Perspective | Published:

Concepts, estimation and interpretation of SNP-based heritability

Nature Genetics volume 49, pages 13041310 (2017) | Download Citation

Abstract

Narrow-sense heritability (h2) is an important genetic parameter that quantifies the proportion of phenotypic variance in a trait attributable to the additive genetic variation generated by all causal variants. Estimation of h2 previously relied on closely related individuals, but recent developments allow estimation of the variance explained by all SNPs used in a genome-wide association study (GWAS) in conventionally unrelated individuals, that is, the SNP-based heritability (). In this Perspective, we discuss recently developed methods to estimate for a complex trait (and genetic correlation between traits) using individual-level or summary GWAS data. We discuss issues that could influence the accuracy of , definitions, assumptions and interpretations of the models, and pitfalls of misusing the methods and misinterpreting the models and results.

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Acknowledgements

We thank A. Price for his constructive and helpful comments on an earlier version of the manuscript. This research was supported by the Australian National Health and Medical Research Council (1078901, 1078037 and 1113400), the Australian Research Council (DP160101343), the US National Institutes of Health (GM099568 and MH100141-01), and the Sylvia & Charles Viertel Charitable Foundation (Senior Medical Research Fellowship). This research has been conducted using data from dbGaP (accessions phs000090.v3.p1 and phs000091.v2.p1), the UK10K Project and the UK Biobank Resource (application number 12514). A full list of acknowledgments to these data sets can be found in the Supplementary Note.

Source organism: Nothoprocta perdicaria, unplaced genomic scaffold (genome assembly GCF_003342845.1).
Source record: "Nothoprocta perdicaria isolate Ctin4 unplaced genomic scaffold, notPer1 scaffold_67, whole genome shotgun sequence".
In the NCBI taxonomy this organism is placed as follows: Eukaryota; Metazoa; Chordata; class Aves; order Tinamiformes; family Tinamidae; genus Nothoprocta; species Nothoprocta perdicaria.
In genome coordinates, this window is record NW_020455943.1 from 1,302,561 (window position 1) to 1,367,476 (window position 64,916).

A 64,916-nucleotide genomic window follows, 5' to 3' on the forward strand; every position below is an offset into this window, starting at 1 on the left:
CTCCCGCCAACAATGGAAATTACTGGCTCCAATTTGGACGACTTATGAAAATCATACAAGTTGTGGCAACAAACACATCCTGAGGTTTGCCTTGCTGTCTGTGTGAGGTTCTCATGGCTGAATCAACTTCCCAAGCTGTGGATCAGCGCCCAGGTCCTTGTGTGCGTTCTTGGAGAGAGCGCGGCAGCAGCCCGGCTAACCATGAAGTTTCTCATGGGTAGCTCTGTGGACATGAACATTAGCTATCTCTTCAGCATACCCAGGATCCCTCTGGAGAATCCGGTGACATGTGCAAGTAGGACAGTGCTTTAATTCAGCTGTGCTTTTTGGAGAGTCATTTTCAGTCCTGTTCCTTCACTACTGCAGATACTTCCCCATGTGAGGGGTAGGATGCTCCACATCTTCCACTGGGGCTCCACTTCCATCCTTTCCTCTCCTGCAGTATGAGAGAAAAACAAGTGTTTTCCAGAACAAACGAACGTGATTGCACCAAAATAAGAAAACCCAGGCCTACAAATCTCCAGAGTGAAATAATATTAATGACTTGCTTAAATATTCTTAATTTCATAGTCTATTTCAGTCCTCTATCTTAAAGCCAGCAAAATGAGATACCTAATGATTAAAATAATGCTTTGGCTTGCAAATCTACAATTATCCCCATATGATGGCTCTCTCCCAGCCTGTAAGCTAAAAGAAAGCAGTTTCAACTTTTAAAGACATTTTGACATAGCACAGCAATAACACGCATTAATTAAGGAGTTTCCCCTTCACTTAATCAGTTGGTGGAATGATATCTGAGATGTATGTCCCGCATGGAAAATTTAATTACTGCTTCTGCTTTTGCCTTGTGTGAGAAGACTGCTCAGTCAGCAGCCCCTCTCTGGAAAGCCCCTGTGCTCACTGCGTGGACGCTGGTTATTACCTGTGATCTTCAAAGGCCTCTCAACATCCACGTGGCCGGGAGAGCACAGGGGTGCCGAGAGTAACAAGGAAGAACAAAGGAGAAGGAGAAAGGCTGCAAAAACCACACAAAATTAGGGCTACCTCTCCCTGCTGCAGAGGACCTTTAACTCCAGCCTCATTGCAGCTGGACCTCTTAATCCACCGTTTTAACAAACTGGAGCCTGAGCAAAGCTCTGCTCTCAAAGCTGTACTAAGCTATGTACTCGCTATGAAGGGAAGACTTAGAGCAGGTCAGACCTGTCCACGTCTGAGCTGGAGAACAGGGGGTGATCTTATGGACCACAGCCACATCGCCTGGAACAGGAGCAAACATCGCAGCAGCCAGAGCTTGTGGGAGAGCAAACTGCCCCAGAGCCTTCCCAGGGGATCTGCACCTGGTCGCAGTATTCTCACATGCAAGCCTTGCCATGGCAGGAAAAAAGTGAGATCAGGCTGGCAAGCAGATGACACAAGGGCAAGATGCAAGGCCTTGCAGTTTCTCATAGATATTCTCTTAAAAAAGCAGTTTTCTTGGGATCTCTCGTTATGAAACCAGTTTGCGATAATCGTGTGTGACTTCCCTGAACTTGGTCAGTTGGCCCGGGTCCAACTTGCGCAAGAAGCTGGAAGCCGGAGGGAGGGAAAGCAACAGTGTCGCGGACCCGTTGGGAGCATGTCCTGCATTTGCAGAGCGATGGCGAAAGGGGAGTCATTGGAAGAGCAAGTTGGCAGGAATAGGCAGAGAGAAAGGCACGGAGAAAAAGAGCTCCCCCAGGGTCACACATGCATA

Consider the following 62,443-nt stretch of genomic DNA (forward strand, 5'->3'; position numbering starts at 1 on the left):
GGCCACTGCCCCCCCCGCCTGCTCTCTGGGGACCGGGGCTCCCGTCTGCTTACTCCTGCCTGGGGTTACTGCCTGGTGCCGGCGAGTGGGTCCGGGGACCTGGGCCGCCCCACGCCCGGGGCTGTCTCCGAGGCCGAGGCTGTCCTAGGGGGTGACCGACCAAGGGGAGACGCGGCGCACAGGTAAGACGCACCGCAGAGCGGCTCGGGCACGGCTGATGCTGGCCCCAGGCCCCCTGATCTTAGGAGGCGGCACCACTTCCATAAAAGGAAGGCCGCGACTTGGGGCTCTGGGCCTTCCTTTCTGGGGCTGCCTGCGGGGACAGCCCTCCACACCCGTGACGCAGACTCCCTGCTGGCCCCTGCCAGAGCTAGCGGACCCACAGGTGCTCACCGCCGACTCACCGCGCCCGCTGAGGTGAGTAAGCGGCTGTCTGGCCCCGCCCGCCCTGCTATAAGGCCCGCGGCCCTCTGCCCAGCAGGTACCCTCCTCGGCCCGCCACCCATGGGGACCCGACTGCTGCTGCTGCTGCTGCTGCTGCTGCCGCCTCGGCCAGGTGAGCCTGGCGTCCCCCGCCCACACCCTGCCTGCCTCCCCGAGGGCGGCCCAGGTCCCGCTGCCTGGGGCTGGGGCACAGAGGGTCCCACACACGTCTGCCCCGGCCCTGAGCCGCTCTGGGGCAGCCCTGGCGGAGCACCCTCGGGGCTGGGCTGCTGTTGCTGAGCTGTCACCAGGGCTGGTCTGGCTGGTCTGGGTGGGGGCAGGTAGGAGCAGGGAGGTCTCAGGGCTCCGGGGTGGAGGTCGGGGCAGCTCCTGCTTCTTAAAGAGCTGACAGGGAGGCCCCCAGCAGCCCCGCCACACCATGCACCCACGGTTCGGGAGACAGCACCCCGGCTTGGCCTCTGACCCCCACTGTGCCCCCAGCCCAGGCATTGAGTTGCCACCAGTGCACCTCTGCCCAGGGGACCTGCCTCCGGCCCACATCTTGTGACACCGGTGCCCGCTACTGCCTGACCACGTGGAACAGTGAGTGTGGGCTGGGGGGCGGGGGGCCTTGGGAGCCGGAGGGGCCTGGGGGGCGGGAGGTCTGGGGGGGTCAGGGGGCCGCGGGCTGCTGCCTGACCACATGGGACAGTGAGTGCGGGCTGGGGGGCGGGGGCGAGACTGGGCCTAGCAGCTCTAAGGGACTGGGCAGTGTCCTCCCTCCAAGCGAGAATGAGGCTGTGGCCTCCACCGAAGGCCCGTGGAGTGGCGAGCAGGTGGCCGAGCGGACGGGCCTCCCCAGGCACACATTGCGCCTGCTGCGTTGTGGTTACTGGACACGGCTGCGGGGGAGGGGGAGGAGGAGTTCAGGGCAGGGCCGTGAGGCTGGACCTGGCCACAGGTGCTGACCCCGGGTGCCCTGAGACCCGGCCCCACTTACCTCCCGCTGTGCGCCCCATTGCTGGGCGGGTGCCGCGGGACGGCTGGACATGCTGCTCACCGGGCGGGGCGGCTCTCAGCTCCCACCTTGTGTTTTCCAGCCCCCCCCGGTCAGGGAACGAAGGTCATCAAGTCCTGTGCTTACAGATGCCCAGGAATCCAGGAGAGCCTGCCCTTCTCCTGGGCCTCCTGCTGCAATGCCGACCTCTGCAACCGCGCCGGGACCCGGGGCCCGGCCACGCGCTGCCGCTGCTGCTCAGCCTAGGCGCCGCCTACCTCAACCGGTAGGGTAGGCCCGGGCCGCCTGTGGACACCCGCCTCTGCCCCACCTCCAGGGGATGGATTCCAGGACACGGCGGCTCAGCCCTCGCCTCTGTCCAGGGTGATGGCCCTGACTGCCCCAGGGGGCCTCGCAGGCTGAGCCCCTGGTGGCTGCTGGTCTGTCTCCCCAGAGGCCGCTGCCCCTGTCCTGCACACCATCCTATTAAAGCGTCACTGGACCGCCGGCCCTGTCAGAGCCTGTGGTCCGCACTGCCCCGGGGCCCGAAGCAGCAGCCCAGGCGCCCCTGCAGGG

Author information

Affiliations

  1. Institute for Molecular Bioscience, The University of Queensland, Brisbane, Queensland, Australia.

    • Jian Yang
    • , Jian Zeng
    • , Naomi R Wray
    •  & Peter M Visscher
  2. Queensland Brain Institute, The University of Queensland, Brisbane, Queensland, Australia.

    • Jian Yang
    • , Naomi R Wray
    •  & Peter M Visscher
  3. Faculty of Veterinary and Agricultural Science, University of Melbourne, Parkville, Victoria, Australia.

    • Michael E Goddard
  4. Biosciences Research Division, Department of Economic Development, Jobs, Transport and Resources, Bundoora, Victoria, Australia.

    • Michael E Goddard

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Competing interests

The authors declare no competing financial interests.

Corresponding authors

Correspondence to Jian Yang or Peter M Visscher.

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    Supplementary Note and Supplementary Tables 1–3

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DOI

https://doi.org/10.1038/ng.3941

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